His favorite activities were watching sunsets on the boat, and spending time with his grandchildren.

Joe is survived by his wife Carmen; daughter Tracy Crosby (Peter Vath); son Joe (Tricia Mulligan), and grandchildren Caleb and Leah Vath, and Samantha and Ryan Crosby.

His family expresses appreciation to all the healthcare professionals at Bridgeport Hospital, especially the Progressive Care Unit, Vitas, and the 7th floor team.

The family will receive visitors on February 4 (11 a.m., followed by a service at noon) at Harding Funeral Home.  In lieu of flowers, please consider a donation to Bridgeport Rescue Mission in Joe’s name.

Joseph Crosby, Jr.


It’s been nearly 2 weeks since we ran a “Westport … Naturally” photo of the black buzzards buzzing around the dumpster behind Gaetano’s and Shanghai Gourmet.

They’re still there, enjoying Italian and Chinese food to go.

(Photo/Jack Krayson)


And finally … mark your calendars for February 5: Westport’s “State of the Town” event at the Library (story above). See you there!

 (If there’s something going in my — okay, our — little town, “06880” covers it. Please keep here, to help us continue our work. Thank you!)

Joe Tacopina: All Westport Roads Lead To Roma

In the hard-hitting world of criminal defense lawyers, Joe Tacopina hits harder than almost anyone.

His website pulls no punches.

“Mr. Tacopina is to the defense bar what Donald Trump is to real estate,” reads a what-the-hell-does-that-mean? quote from the New York Times.

“That guy works magic. He is the real deal. He’s not to be messed with,” burbles Imus.

And this, from GQ:

Suspected of murdering that blond girl in Aruba? Having some problems with your appointment as homeland-security chief? Made the mistake of having sex with Christie Brinkley’s husband? Call Joe Tacopina, the best-dressed, smoothest-talking, hardest-working criminal-defense attorney going…

Joe Tacopina (Photo/Nancy Siesel for the New York Times)

Last June Tacopina — a Westporter and the father of 5 children, including a soon-to-be Staples graduate — gave the parent speech at baccalaureate. He described his rags-to-riches life, including an anecdote about working so hard for so little money early in his career that he took on a 2nd job: checking coats at Longshore. (The worst part: seeing other attorneys there — or clients.)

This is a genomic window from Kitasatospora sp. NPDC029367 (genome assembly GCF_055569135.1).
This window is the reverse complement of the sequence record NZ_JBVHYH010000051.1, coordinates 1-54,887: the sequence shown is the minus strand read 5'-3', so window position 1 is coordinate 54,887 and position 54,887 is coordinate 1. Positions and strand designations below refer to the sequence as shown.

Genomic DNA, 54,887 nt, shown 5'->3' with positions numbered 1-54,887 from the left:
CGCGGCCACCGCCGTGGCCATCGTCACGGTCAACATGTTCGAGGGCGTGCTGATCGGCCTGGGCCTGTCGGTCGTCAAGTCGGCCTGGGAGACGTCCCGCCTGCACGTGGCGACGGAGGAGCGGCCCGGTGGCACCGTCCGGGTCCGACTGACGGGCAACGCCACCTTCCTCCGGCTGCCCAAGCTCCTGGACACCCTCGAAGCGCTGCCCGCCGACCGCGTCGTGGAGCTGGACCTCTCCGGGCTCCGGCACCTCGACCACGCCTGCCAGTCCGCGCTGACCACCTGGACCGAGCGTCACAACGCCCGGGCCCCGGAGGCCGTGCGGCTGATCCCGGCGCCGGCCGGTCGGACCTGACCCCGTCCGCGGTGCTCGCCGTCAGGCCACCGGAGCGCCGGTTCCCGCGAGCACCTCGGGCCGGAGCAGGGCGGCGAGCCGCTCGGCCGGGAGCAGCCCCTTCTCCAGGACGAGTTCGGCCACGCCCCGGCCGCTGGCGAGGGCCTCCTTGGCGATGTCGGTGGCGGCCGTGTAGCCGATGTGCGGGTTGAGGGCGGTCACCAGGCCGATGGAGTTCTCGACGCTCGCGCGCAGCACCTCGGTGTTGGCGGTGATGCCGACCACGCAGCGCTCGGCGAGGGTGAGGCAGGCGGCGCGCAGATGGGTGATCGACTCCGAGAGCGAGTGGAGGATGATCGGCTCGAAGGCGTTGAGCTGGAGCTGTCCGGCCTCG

Now Tacopina is following the lead of the latest trend: what the Times calls “American moneymen” buying world-famous soccer teams. The list includes Malcolm Glazer (Manchester United) and Randy Lerner (Aston Villa).

Tacopina is part of a group that in August bought 60% of legendary Italian club A.S. Roma. The club is valued at $400 million.

According to a story in yesterday’s Times, Tacopina has a “life-long obsession” with Roma. Seven years ago, watching a match, he had an epiphany.

The scoreboard didn’t work; I wanted to buy my children some jerseys, but there were none on sale; and it was dirty,” he said. “I started writing notes to myself on a napkin that had been around a flatbread sandwich. Why not find a group to buy it?

Tacopina is now vice president of the club. He’s helped overhaul the team, adding youthful players to the mix of veterans that includes big names like Francesco Totti.

According to the Times,

the club’s new owners believe Roma is well positioned to emerge as the next big global brand in soccer. It is a club located at a unique intersection of global culture. The ownership’s idea is to increase revenue by investing in players who deliver results on the field that further increase revenue.

Part of the plan is a proposal for a new stadium, tied to Italy’s intention to bid for the 2020 Summer Olympics, to replace the crumbling, fan-unfriendly Estadio Olimpico, where a running track keeps the fans far from the action and another team, Lazio, shares the facility.

Tacopina is well positioned to help bring back Roma’s glory years. His father — who died last week at 94 — emigrated to the US from Rome. The club’s fans have displayed a banner that says: “Tacopina Uno di Noi, Grazie Joe“– Thanks, Joe. You’re one of us!

As a Westporter, I’m excited that one of us has taken a big step onto the international soccer stage.

As the Staples soccer coach, I’d be even more excited if he brings a 17-year-old player from Roma’s youth team to spend next fall in the Tacopinas’ Westport home.